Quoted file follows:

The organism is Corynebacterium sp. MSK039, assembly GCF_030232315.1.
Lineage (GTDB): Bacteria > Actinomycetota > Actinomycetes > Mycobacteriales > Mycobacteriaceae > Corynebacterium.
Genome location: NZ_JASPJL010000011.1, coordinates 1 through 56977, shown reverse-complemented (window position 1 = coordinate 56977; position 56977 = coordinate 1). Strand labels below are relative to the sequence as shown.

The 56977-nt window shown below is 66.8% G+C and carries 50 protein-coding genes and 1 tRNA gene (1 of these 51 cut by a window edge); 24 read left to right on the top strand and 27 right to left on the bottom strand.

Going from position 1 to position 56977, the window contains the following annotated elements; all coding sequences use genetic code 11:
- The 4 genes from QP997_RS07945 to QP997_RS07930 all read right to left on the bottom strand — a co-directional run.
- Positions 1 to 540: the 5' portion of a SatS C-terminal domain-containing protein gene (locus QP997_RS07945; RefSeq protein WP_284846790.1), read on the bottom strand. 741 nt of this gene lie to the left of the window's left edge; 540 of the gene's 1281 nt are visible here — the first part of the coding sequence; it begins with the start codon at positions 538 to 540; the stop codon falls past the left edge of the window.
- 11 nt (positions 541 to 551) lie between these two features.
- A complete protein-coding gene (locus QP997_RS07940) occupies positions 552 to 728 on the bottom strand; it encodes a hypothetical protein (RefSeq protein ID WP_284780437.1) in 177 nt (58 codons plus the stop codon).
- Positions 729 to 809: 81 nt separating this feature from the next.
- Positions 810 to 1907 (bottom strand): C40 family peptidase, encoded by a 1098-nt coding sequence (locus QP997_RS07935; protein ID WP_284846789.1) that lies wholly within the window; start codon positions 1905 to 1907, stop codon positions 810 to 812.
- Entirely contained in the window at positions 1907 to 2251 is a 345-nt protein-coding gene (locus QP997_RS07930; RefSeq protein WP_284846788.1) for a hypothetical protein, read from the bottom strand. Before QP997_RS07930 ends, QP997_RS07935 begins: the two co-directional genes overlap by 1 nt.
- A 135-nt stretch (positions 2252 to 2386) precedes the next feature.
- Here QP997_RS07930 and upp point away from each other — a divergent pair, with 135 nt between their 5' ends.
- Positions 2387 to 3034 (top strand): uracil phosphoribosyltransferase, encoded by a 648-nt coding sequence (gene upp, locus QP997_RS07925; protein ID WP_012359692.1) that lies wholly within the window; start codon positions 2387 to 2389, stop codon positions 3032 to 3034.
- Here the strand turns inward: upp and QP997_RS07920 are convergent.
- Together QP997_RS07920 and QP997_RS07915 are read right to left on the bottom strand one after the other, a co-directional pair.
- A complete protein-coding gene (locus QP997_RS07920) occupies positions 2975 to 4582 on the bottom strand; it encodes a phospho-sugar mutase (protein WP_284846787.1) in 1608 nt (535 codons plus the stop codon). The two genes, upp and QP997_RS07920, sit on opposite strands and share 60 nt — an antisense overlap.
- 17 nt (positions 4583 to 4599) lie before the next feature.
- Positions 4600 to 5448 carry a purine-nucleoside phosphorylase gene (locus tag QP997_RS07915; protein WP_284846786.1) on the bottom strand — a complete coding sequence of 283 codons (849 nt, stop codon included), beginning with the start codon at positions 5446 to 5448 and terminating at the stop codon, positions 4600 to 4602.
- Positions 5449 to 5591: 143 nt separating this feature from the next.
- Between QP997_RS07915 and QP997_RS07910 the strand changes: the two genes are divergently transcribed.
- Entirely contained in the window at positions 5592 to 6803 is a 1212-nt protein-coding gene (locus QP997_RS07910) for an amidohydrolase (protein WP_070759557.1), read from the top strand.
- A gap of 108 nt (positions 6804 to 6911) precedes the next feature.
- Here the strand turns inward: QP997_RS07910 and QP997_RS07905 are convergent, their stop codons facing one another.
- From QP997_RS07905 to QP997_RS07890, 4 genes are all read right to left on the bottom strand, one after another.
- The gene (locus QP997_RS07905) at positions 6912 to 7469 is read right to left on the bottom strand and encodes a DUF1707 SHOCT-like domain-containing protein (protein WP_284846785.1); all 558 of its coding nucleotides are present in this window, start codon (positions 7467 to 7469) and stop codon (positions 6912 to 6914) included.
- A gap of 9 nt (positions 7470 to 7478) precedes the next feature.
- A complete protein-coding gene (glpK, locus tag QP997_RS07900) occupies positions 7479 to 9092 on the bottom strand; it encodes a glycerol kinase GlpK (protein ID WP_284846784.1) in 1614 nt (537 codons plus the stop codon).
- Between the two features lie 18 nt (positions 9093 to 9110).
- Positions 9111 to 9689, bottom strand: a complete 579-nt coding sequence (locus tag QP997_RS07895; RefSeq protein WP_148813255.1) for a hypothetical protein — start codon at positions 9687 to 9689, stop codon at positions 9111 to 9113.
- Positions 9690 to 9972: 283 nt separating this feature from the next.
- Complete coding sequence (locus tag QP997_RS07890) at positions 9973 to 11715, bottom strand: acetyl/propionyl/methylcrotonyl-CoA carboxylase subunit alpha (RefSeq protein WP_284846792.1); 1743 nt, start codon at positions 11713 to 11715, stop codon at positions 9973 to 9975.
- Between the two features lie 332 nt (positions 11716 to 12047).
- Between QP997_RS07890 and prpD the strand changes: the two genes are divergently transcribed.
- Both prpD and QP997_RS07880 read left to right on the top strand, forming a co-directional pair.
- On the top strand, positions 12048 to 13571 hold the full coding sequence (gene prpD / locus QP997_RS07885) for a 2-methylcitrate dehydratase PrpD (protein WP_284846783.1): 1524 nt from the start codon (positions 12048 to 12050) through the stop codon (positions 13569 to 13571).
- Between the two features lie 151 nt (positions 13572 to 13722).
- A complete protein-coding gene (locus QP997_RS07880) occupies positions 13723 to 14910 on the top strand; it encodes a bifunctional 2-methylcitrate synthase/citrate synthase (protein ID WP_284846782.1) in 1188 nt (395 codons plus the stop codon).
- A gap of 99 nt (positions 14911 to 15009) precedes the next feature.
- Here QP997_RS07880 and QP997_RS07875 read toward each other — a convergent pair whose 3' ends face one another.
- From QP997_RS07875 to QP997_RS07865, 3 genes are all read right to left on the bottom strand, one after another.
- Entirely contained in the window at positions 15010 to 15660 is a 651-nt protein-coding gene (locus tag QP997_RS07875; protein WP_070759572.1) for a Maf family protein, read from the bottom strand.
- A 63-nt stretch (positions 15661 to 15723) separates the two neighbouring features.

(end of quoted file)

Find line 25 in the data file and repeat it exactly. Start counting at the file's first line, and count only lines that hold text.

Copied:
- Here the strand turns inward: QP997_RS07910 and QP997_RS07905 are convergent, their stop codons facing one another.